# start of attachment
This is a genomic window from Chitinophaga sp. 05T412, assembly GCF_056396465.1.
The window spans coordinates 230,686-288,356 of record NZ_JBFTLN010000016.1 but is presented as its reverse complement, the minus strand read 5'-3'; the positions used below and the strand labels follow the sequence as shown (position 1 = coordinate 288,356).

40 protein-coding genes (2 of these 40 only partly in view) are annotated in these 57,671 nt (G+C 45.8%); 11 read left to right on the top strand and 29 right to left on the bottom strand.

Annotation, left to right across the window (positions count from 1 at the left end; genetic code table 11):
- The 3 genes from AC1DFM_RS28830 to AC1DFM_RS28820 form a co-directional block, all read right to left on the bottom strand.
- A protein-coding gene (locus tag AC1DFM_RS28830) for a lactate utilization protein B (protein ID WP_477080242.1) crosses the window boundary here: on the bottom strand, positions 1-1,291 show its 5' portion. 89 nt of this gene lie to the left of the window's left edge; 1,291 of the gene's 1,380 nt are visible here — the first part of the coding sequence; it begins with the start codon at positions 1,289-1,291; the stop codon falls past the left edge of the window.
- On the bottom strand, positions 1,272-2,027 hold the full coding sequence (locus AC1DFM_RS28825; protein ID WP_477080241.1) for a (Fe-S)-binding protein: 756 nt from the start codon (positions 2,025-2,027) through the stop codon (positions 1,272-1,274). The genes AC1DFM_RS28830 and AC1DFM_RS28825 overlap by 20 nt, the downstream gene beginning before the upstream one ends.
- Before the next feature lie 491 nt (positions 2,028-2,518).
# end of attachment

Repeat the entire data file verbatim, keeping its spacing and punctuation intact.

This is a genomic window from Chitinophaga sp. 05T412, assembly GCF_056396465.1.
The window spans coordinates 230,686-288,356 of record NZ_JBFTLN010000016.1 but is presented as its reverse complement, the minus strand read 5'-3'; the positions used below and the strand labels follow the sequence as shown (position 1 = coordinate 288,356).

40 protein-coding genes (2 of these 40 only partly in view) are annotated in these 57,671 nt (G+C 45.8%); 11 read left to right on the top strand and 29 right to left on the bottom strand.

Annotation, left to right across the window (positions count from 1 at the left end; genetic code table 11):
- The 3 genes from AC1DFM_RS28830 to AC1DFM_RS28820 form a co-directional block, all read right to left on the bottom strand.
- A protein-coding gene (locus tag AC1DFM_RS28830) for a lactate utilization protein B (protein ID WP_477080242.1) crosses the window boundary here: on the bottom strand, positions 1-1,291 show its 5' portion. 89 nt of this gene lie to the left of the window's left edge; 1,291 of the gene's 1,380 nt are visible here — the first part of the coding sequence; it begins with the start codon at positions 1,289-1,291; the stop codon falls past the left edge of the window.
- On the bottom strand, positions 1,272-2,027 hold the full coding sequence (locus AC1DFM_RS28825; protein ID WP_477080241.1) for a (Fe-S)-binding protein: 756 nt from the start codon (positions 2,025-2,027) through the stop codon (positions 1,272-1,274). The genes AC1DFM_RS28830 and AC1DFM_RS28825 overlap by 20 nt, the downstream gene beginning before the upstream one ends.
- Before the next feature lie 491 nt (positions 2,028-2,518).